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Ignite
post Oct 14 2008, 03:49 AM
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So I want to practice solo writing using mainly modes. I have some simple chords written out in the key of G. It plays a open E chord when the solo begins, but I'm confused on what mode I should play off of? When I play a mode, should it be off of the chord being played? (Like an open E would be E Aeolian)? huh.gif I would really appreciate some help!


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Ramiro Delforte
post Oct 14 2008, 05:01 AM
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If you are playing in G major E would be aeolian. I recommend you that when you are playing in a key you think in key. But if you want to explore the modal sounding you have to recognice the characteristic note of the mode and make it glow among the others, for example: in phrygian is the flat 9th.
I don't fully understand this question "When I play a mode, should it be off of the chord being played? (Like an open E would be E Aeolian)?"
You have to think the mode in vertical way (chord) as horizontal (scale). I give you an example:

D Dorian: D- E- F- G- A- B- C- D
root 9th 3rd 11th 5th 13th 7th
maj min perf perf maj min

So when you see a m7 chord with 9-11-13 the mode is dorian. When you have less notes you have more possibilities. If you have a Em7 you can play E phrygian or E dorian butif you have the b9th in the chord you only can play phrygian.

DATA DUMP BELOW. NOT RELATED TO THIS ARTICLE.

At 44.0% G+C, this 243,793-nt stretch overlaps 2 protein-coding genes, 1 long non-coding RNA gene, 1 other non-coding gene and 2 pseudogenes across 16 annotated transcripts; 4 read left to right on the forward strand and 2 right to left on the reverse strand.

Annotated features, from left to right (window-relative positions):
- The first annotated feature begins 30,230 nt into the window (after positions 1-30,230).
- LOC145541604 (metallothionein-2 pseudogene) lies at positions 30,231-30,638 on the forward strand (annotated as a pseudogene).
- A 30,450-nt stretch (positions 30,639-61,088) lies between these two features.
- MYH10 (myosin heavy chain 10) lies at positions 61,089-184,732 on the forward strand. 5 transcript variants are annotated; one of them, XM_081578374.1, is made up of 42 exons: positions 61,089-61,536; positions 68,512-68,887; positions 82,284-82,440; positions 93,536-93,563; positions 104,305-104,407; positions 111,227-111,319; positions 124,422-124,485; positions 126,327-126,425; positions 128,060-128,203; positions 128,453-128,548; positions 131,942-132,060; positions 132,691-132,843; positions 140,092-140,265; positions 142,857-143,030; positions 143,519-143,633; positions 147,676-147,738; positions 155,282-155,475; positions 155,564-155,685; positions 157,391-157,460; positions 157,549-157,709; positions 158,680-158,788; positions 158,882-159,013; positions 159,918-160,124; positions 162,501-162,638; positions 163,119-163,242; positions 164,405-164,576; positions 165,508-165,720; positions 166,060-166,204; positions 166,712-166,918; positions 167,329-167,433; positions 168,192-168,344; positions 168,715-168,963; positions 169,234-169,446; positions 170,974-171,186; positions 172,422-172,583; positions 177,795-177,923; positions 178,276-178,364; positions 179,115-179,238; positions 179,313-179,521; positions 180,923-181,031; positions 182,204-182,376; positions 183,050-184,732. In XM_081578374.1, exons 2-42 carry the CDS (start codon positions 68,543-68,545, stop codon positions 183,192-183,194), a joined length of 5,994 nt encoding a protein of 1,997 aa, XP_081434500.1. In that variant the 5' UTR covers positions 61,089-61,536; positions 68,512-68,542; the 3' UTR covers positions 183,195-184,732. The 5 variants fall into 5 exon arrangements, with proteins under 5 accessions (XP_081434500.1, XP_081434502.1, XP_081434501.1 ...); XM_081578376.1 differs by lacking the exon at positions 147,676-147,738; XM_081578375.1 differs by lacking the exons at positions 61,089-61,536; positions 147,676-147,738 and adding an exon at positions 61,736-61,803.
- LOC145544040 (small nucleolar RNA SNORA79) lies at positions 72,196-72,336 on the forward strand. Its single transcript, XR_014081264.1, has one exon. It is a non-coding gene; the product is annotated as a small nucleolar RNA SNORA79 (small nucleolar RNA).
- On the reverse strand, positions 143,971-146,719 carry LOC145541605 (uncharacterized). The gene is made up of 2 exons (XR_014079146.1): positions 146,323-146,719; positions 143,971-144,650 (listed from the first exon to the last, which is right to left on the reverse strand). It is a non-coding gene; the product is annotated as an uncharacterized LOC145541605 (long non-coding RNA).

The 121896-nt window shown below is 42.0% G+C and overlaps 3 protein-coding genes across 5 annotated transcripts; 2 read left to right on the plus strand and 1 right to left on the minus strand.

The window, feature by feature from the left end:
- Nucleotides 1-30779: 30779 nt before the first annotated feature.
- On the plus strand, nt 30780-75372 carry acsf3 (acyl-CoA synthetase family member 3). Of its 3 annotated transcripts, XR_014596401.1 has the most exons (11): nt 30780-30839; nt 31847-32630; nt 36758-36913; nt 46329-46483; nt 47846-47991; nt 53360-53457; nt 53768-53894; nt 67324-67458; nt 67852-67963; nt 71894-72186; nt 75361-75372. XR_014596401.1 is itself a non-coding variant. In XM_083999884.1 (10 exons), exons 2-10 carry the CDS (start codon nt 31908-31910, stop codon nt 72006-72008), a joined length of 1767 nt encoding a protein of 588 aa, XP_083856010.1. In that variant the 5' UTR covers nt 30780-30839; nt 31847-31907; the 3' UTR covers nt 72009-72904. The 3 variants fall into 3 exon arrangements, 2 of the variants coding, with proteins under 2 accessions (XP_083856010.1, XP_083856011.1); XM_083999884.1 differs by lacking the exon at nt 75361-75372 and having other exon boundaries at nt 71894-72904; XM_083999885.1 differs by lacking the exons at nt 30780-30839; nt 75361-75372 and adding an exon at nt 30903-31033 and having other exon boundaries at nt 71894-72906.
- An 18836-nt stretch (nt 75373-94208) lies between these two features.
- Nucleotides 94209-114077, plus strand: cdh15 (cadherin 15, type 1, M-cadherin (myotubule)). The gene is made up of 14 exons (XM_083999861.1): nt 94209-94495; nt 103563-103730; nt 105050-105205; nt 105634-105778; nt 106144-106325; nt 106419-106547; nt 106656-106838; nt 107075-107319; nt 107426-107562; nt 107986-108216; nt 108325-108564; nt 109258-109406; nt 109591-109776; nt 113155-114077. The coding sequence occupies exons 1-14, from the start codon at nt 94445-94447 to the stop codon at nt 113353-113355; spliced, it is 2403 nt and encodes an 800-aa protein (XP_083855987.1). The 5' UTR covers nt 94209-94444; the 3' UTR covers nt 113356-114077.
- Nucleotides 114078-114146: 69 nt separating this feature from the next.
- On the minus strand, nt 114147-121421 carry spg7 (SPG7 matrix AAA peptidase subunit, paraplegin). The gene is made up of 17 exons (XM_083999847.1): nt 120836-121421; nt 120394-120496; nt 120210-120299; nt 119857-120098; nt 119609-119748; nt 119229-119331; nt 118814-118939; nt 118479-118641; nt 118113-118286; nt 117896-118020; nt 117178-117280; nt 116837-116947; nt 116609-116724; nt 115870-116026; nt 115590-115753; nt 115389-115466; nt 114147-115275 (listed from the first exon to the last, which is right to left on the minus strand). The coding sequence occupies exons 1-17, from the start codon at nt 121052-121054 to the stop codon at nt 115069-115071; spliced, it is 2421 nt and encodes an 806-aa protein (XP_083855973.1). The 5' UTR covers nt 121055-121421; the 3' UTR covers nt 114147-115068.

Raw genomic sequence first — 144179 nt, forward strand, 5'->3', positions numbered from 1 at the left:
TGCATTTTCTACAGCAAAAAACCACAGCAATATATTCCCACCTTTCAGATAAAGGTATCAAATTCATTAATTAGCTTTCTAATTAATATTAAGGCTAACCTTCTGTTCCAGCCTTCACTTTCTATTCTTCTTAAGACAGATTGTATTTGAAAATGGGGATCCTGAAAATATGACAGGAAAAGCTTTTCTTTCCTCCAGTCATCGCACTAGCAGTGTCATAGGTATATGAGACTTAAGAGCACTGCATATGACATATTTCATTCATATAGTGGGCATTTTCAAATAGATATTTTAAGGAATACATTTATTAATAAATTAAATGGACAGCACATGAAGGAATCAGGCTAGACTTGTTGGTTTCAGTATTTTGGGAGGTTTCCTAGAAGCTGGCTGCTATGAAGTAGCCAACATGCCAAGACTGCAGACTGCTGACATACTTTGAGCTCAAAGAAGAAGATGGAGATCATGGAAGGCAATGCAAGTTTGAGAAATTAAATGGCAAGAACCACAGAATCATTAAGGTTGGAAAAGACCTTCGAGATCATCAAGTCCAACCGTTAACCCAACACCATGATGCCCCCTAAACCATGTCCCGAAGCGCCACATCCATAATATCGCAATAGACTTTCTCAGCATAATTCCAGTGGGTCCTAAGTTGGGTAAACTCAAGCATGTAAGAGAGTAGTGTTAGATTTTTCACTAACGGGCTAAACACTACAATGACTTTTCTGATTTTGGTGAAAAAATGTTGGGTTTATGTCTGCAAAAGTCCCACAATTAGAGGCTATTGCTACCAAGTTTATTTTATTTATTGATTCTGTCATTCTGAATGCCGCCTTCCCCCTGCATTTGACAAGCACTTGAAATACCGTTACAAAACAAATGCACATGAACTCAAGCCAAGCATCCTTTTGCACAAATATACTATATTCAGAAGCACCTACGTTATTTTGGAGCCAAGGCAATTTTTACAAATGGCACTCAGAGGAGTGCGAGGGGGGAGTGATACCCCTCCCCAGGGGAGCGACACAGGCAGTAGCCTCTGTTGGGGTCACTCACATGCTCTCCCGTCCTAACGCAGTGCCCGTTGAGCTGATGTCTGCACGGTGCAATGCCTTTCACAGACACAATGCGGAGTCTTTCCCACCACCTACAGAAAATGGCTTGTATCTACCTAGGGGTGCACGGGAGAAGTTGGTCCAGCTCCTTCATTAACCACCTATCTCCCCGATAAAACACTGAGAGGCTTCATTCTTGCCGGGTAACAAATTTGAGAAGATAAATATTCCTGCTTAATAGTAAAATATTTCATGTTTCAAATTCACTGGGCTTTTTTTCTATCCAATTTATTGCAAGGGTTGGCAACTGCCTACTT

I hope it was useful.

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Ian Bushell
post Oct 14 2008, 06:27 AM
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Yes it would be E aeolian.
In all 7 box shapes of the modes treat E as your root note to get e aeolian across the fretboard.

As for the other modes, you can play different modes over more than just their corresponding chord.
But like Ramiro mentioned you would have to be careful on how you used them depending on chord tensions used in the progression. For this reason I generally keep the chords simpler and let the scales colour the sound.


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Ivan Milenkovic
post Oct 14 2008, 11:16 AM
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If you have E minor chord only in your progression, then you have a couple of choices for modes. For example, E minor can be both:

E Aeolian - G major key
E Dorian - D major key
E Phrygian - C major key